Class Notes (837,698)
Psychology (5,220)
PSYCH 3A03 (56)
Paul Faure (56)
Lecture

# Week4 outline

3 Pages
63 Views

School
Department
Psychology
Course
PSYCH 3A03
Professor
Paul Faure
Semester
Fall

Description
This outline summarizes major points covered in lecture. It is not intended to replace your own lecture notes. Filters  Cut-off frequency (f ) is frequency where signal energy = ½ input signal energy (i.e. the -3 dB frequency) c  Low pass – allows frequencies below cutoff frequency to pass through unattenuated  High pass – allows frequencies above cutoff frequency to pass through unattenuated  Band pass – allows frequencies between lowpass cutoff and highpass cutoff to pass unattenuated  Band reject – attenuates frequencies between lowpass cutoff and highpass cutoffs  A linear filter does not affect frequency component of signal, only amplitude and/or phase  Band pass and band reject filters have both a low-pass and a high-pass cutoff frequency  Roll-off rate: amount of attenuation (in dB) per doubling of frequency (octave)  Roll-off rate is measured starting from the cut-off frequency (c )  Filter bandwidth: difference in Hz between high pass and low pas cut off frequencies (only applies for band pass and band reject filters)  Filter bandwidth determines the pass band range of frequencies (i.e. the frequencies that pass through the filter with little or no attenuation) Concept of Linearity  A device is linear when it fulfills the relationships of: 1. Superposition 2. Homogeneity  Superposition. A system (e.g. device) is linear when the output of a device in response to a number of independent inputs presented simultaneously is equal to the sum of the outputs that would have been obtained if each input had been presented alone  Homogeneity. If the input to a device is changed in magnitude by a factor of k, then the output should also change in magnitude by a factor of k, but otherwise be unaltered  The output of a linear device never contains components that were not present in the original signal How sound is heard: EAR  Mechanical energy reaches the eardrum, moves to the middle ear, and then to the inner ear  Energy changes from mechanical to electrochemical at nerve impulse stage in inner ear Outer and Middle ear  Transform energy from mechanical air pressure to motion of fluids in inner ear that leads to the generation of action potentials  Most important function: overcome impedance mismatch between air and bone and inner ear fluids  Sound travels through ear starting at pinnae  ear canal (external auditory canal)  ear drum (tympanic membrane) Outer ear  Air pressure collected by pinna (plural = pinnae)  Major outer ear function is sound amplification  The outer ear also has protective functions (e.g., wax captures invading foreign bodies)  The outer ear is composed of epidermal tissue  Going from external to ear to internal: at the centre of pinna is concha, then external auditory meatus, then ear canal (see diagrams)  External auditory canal ~2-3 cm long  Only mammals have pinnae, and only high frequency hearing mammals have mobile pinnae  Resonance of concha and external auditory canal produce 5-20 dB SPL gain from 500 Hz – 9 kHz. Sound alterations by body  Head, ear, body act as a filter that influences received signal amplitude and phase  Impinging sound is altered in amplitude and time by head and torso  Head Related Transfer Function (HRTF) describes how these effects vary with source location as a function of frequency (i.e. how amplitude and phase are modified by impinging on listener) Psych 3A03 28 September 2012 Week 4 Dr. Paul A. Faure Rayleigh head model  Rayleigh head model describes properties of HRTF  Transfer Function describes the relationship between the input and output of a system (can also think of it as the transfer characteristics of a system  Pinna and head have a large influence on received sound, depending on angle and frequency  Amplitude changes through pressure gain (dB) depends on angle of incidence and signal frequency  Measured SPL at ear usually increases in amplitude between 0 - 90 degrees Function of outer ear  Sound frequencies vary in received sound pressure and time of arrival depending on source location  Interaural Level Difference (ILD) – difference in signal amplitude between two ears  Interaural Time Difference (ITD) – difference in time of arrival between the two ears  ITD is mostly constant as a function of frequency (b/c speed of sound is also constant)  Most amplification occurs between 1-6 kHz, and this coincides with speech spectrum  HRTF is a nice summary of how ITD and ILD cues vary at listener’s ear with position of source Function of the Outer ear (cont’d)  Interaural time difference (ITD) & Interaural level difference ILD – main cues to sound localization  ILD (or IID) = interaural level difference (ILD) or interaural intensity difference (IID) — level/intensity is difference in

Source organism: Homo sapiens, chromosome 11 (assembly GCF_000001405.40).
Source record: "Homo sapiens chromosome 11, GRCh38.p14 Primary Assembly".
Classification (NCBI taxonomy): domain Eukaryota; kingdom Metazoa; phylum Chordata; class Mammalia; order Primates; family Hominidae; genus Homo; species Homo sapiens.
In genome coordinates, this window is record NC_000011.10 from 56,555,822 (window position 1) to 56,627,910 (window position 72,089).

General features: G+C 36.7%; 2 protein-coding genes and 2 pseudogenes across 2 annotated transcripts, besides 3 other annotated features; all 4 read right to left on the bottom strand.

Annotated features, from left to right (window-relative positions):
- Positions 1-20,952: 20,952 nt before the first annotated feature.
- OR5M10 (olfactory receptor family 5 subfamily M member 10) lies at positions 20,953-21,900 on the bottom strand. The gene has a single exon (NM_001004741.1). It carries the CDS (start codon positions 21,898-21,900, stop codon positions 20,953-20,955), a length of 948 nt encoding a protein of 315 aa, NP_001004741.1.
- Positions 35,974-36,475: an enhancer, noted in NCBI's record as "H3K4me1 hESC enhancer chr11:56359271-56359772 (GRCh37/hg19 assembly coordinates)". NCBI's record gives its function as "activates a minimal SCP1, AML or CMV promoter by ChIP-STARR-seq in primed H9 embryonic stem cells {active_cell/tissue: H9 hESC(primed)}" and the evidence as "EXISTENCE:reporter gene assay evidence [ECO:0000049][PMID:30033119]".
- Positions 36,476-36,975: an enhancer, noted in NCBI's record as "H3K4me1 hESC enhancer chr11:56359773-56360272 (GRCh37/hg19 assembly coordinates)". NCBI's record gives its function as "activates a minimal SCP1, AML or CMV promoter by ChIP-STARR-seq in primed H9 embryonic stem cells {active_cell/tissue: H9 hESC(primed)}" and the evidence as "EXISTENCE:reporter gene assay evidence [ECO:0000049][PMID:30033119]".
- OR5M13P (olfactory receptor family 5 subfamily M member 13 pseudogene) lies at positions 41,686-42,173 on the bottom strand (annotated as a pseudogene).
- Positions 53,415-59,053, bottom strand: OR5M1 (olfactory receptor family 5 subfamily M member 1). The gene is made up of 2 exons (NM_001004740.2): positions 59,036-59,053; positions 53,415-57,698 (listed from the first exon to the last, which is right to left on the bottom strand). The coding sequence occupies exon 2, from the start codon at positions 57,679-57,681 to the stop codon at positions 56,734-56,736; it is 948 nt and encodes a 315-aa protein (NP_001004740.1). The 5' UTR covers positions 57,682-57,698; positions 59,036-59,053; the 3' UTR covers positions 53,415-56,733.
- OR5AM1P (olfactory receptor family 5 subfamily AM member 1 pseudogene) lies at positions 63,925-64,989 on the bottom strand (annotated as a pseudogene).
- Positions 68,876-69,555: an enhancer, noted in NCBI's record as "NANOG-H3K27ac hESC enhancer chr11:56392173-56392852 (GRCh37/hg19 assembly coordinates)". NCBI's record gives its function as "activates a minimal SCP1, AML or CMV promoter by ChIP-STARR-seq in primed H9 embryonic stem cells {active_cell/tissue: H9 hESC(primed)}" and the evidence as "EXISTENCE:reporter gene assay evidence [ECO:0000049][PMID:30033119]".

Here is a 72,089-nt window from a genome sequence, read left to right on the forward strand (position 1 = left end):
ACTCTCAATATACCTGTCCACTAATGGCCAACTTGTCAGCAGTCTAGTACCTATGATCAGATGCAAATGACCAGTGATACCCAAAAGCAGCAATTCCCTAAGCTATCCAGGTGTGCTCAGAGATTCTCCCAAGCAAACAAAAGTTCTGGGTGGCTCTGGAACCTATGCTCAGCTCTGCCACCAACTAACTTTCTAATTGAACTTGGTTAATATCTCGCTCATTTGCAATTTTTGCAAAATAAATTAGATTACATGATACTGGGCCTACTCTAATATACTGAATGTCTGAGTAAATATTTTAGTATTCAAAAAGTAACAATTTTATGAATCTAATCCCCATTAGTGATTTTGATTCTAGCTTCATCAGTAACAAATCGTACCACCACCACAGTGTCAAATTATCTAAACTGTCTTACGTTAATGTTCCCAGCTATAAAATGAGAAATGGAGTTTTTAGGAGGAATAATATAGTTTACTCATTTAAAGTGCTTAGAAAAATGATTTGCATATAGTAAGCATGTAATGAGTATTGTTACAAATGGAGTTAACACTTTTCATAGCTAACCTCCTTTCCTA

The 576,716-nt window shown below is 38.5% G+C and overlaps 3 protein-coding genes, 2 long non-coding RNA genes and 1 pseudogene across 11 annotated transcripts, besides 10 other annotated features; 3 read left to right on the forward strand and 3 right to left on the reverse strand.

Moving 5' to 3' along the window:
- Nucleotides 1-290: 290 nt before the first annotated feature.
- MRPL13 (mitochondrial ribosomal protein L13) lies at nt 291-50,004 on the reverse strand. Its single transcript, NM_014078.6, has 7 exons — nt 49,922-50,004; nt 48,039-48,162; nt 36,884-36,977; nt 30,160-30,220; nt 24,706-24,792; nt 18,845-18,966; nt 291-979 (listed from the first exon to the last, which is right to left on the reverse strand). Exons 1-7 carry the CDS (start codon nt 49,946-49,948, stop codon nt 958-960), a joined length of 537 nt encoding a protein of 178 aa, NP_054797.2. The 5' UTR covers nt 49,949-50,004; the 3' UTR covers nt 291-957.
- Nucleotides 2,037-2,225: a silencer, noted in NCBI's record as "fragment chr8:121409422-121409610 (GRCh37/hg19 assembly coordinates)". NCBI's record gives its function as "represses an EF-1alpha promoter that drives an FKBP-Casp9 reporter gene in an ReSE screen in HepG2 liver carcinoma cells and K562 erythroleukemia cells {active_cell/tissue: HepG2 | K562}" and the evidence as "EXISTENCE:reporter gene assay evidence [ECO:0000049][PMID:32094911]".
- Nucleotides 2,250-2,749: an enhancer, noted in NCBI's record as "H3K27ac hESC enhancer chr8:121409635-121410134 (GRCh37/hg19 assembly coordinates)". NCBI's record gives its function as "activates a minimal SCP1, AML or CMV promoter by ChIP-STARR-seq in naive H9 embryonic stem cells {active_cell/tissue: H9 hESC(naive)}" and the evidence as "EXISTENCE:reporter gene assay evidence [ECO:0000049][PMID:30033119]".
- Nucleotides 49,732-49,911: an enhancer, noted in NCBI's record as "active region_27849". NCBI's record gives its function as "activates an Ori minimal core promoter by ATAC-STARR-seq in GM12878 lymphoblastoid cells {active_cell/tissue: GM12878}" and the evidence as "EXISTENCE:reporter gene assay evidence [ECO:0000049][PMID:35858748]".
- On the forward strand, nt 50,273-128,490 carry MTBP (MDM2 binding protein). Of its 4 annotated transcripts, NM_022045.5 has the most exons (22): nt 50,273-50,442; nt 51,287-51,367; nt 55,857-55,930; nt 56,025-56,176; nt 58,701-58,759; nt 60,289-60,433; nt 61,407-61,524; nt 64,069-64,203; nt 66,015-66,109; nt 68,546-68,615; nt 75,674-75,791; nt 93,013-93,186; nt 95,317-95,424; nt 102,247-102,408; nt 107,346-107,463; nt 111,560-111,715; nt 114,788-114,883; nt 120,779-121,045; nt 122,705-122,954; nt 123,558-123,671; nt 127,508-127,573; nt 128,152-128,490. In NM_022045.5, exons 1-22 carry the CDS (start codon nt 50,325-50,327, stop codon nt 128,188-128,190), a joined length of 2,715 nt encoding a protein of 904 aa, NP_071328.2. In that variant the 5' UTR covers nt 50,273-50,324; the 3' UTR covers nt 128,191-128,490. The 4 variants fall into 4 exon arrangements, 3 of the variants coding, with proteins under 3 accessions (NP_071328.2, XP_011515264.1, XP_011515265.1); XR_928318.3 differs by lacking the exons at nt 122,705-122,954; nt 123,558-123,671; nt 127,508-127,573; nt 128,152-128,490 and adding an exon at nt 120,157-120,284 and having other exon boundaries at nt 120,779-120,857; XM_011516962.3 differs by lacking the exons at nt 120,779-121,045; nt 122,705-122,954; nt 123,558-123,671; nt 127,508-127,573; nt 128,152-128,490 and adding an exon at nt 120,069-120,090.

More Less

Related notes for PSYCH 3A03
Me

OR

Join OneClass

Access over 10 million pages of study
documents for 1.3 million courses.

Join to view

OR

By registering, I agree to the Terms and Privacy Policies
Just a few more details

So we can recommend you notes for your school.